‘Africa suffers from the condition of splintered urbanism’
University of Cape Town professor and founding director of the African Centre for Cities, Edgar Pieterse explains the controversial logic of slum urbanism. A logic driven by the privatisation of urban services and infrastructure that creates a sharp divided in society.
Pieterse explains that we need to think carefully about the methods we use in coping with a growing tide of slum urbanism. Over the next fourty years, the world’s slum populations will treble. Africa’s urbanisation period can be charted over 60-100 years and by 2050, 62% of Africa’s population will be urban. The situation today is already critical in Sub-Saharan Africa with 62% of urban dwellers living in slums, this compares with 27% in Latin America & the Caribbean and 43% in Southern Asia.
In spite of high GDP growth on the African continent, sufficient wage-earning jobs remain scarce and therefore people are unable to afford to live in formal housing. They are also unable to pay taxes and therefore public services do not invest sufficiently in public housing. As population and economic growth increases, there is a tendency for cities to under-invest in urban infrastructure. Many cities also fail to police developments and are willing to support inappropriate and damaging investments. Some investment also perpetuates the urban divide as developers build more shopping malls and gated communities.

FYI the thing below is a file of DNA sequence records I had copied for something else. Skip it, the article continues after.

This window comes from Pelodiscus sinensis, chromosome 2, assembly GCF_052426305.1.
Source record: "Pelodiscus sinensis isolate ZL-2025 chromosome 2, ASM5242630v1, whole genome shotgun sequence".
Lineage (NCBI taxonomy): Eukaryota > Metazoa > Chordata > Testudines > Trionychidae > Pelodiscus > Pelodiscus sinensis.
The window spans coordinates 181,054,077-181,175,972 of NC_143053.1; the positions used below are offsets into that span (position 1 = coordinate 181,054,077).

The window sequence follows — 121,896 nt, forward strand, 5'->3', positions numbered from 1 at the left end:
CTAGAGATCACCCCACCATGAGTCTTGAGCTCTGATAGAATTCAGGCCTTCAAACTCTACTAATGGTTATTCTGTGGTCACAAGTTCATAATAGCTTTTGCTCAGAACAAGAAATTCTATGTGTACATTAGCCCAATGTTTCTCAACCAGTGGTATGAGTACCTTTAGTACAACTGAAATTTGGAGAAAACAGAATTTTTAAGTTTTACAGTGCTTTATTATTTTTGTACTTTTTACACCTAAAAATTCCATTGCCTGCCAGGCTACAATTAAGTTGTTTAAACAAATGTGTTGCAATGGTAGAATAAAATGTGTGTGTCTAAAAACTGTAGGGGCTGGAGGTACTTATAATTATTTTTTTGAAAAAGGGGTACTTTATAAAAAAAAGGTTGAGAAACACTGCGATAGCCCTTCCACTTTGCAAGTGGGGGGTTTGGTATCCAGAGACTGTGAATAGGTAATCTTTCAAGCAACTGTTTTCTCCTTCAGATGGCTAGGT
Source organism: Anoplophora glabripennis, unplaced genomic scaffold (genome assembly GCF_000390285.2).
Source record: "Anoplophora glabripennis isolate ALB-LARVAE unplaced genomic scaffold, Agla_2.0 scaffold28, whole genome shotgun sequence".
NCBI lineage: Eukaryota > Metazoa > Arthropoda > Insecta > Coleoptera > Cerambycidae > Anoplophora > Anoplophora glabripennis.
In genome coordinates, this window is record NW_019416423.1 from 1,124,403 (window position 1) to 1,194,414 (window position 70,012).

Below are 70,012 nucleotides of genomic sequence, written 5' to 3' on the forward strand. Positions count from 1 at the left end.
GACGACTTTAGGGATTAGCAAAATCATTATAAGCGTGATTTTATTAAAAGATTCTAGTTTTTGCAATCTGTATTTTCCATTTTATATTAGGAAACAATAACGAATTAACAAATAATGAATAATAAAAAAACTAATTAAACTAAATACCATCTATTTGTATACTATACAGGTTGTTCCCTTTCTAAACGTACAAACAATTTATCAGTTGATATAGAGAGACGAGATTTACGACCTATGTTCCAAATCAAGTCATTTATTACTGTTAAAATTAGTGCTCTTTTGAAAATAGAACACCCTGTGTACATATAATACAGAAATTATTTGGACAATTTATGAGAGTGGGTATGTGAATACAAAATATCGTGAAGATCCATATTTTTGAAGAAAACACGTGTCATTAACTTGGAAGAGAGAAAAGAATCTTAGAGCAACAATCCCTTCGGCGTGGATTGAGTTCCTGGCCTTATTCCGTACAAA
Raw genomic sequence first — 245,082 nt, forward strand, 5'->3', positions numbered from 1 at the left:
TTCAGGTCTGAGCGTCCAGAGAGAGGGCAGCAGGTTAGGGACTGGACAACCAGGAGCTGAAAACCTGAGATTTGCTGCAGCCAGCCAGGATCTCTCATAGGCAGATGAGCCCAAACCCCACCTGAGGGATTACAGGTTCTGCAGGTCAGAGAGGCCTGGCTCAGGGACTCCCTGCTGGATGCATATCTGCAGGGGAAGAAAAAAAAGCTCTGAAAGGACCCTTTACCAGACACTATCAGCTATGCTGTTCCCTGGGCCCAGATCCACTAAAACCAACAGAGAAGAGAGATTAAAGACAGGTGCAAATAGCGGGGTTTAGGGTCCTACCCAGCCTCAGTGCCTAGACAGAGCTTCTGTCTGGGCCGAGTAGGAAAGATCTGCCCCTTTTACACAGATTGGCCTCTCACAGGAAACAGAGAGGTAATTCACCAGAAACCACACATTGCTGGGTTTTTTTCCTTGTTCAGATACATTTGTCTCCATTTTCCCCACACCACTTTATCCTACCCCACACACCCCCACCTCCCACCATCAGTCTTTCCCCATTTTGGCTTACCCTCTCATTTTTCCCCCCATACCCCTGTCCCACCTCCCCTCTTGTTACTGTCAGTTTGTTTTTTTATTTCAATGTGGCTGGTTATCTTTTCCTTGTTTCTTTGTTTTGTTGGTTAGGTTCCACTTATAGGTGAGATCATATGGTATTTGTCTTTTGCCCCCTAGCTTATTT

Africa suffers from the condition of ‘splintered urbanism‘.This encompasses the dynamics between the privatisation of key public services; the poor are excluded from these services as only higher-income groups have access. Therefore under-services areas emerge, what we know as slums. If this approach continues, we face a ‘polycrisis‘ this means water scarcity, energy scarcity, pressure on the availability of food and the scarcity of land. We will also see the continued rise of unemployment, the degradation of eco-system services and continued protests.
Pieterse proposes that we unpack the solutions to slum urbanism by concentrating on governance, economy, spatial form and infrastructure. A sustainable infrastructure focuses on education, health, food, housing, public space, culture and sport. An integrated economy offers formal competitiveness integrated with the informal, livelihoods, social economy and green economy. Finally we need to establish a just spatial form where land markets are more integrated with mixed uses and are more oriented towards the public.
This lecture is part of UN-Habitat UNI’s ‘Global Urban Lectures‘ – a series of free online lecture packages on sustainable urbanization by the people and partners of UN-Habitat.